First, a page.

Search results for: cancer-of-the-lung

Lung Cancer

Author : Jack A. Roth
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Lung cancer is a major cause of cancer-related deaths in men and women. However, since the first edition of Lung Cancer was published 14 years ago, rapid progress in the biology, prevention, diagnosis, and treatment of the disease has been made.

Principles and Practice of Lung Cancer

Author : David P. Carbone
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Thoroughly revised and updated, this Fourth Edition is the most comprehensive, current reference on lung cancer, with contributions from the world's foremost surgeons, radiation oncologists, medical oncologists, pulmonologists, and basic scientists. Coverage includes complete information on combined modality treatments for small cell and non-small cell lung cancer and on complications of treatment and management of metastases. Emphasis is also given to early detection, screening, prevention, and new imaging techniques. This edition has expanded thoracic oncology chapters including thymus, mesothelioma, and mediastinal tumors, more detailed discussion of targeted agents, and state-of-the-art information on newer techniques in radiotherapy. Other highlights include more international contributors and greater discussion of changes in lung cancer management in each region of the world. A new editor, Giorgio Scagliotti, MD from the University of Turin, has coordinated the accounts of European activities. A companion website includes the full text online and an image bank.

Lung Cancer

Author : Minati Bisoyi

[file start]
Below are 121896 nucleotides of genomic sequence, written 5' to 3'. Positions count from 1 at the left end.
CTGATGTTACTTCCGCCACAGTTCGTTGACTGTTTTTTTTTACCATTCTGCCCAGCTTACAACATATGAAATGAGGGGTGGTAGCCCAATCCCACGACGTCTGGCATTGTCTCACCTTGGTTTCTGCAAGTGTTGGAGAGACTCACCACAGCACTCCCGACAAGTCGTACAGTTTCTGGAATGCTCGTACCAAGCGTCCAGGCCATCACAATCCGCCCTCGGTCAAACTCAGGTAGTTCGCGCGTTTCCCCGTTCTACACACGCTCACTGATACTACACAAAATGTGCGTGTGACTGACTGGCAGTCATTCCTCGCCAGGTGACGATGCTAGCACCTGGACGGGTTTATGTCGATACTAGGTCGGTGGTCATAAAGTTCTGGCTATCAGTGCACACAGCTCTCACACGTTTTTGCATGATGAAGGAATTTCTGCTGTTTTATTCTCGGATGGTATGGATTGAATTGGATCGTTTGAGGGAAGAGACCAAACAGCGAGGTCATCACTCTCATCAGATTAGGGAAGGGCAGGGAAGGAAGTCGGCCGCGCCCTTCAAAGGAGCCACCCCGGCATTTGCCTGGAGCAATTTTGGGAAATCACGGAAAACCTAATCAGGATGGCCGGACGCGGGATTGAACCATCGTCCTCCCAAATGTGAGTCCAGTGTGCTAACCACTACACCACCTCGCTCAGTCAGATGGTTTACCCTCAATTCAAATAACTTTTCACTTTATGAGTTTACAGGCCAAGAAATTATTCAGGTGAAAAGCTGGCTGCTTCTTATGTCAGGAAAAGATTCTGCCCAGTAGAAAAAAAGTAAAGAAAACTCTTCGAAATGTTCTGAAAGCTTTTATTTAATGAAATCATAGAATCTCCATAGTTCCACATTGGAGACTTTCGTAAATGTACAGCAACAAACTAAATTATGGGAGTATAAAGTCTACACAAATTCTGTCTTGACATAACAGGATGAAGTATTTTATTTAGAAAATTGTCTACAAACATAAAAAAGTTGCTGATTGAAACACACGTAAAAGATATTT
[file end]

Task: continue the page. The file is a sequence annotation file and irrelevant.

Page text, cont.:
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The most common type is non-little cell lung cancer (NSCLC). NSCLC makes up about 80 to 85 percent all things considered. Thirty percent of these cases start in the cells that structure the coating of the body's cavities and surfaces. This type normally frames in the outer part of the lungs (adenocarcinomas). Another 30 percent of cases start in cells that line the sections of the respiratory tract (squamous cell carcinoma). An uncommon subset of adenocarcinoma starts in the tiny air sacs in the lungs (alveoli). It's called adenocarcinoma in situ (AIS). This type isn't forceful and may not attack encompassing tissue or need immediate treatment. Faster-developing types of NSCLC incorporate enormous cell carcinoma and huge cell neuroendocrine tumors. Little cell lung cancer (SCLC) represents about 15 to 20 percent of lung cancers. SCLC develops and spreads faster than NSCLC. This likewise makes it bound to react to chemotherapy. However, it's likewise less inclined to be restored with treatment. At times, lung cancer tumors contain both NSCLC and SCLC cells. Mesothelioma is another type of lung cancer. It's generally associated with asbestos exposure. Carcinoid tumors start in hormone delivering (neuroendocrine) cells. Tumors in the lungs can become quite enormous before you notice symptoms. Early symptoms impersonate a cold or other common conditions, so most people don't look for medical attention right away. That's one motivation behind why lung cancer isn't generally analyzed in an early stage. Symptoms of non-little cell lung cancer and little cell lung cancer are essentially the equivalent. Early symptoms may include: waiting or compounding coughhacking up mucus or blood chest pain that compounds when you breathe profoundly, snicker, or coughhoarseness shortness of breath wheezing weakness and fatigue loss of appetite and weight loss You might likewise have recurrent respiratory infections, for example, pneumonia or bronchitis. As cancer spreads, additional symptoms rely upon where new tumors structure. For example, if in the: lymph hubs: knots, particularly in the neck or collarbone bones: bone pain, particularly in the back, ribs, or hips cerebrum or spine: migraine, wooziness, balance issues, or deadness in arms or legs liver: yellowing of skin and eyes (jaundice) Tumors at the top of the lungs can affect facial nerves, prompting hanging of one eyelid, little student, or absence of perspiration on one side of the face. Together, these symptoms are called Horner syndrome. It can likewise cause shoulder pain. Tumors can push on the enormous vein that transports blood between the head, arms, and heart. This can cause swelling of the face, neck, upper chest, and arms. Lung cancer sometimes creates a substance like hormones, causing a wide variety of symptoms called paraneoplastic syndrome, which include: muscle weakness nausea vomiting liquid retention high blood pressure high blood sugar disarray seizures trance like state Anybody can get lung cancer, but 90 percent of lung cancer cases are the result of smoking. From the moment you breathe in smoke into your lungs, it starts damaging your lung tissue. The lungs can fix the harm, but continued exposure to smoke makes it progressively difficult for the lungs to keep up the fix. When cells are harmed, they start to act abnormally, improving the probability of developing lung cancer. Little cell lung cancer is almost dependably associated with substantial smoking. When you stop smoking, you lower your risk of lung cancer after some time. Exposure to radon, a naturally existing radioactive gas, is the second driving cause, as indicated by the American Lung Association. Radon enters structures through little breaks in the foundation. Smokers who are likewise exposed to radon have an extremely high risk of lung cancer.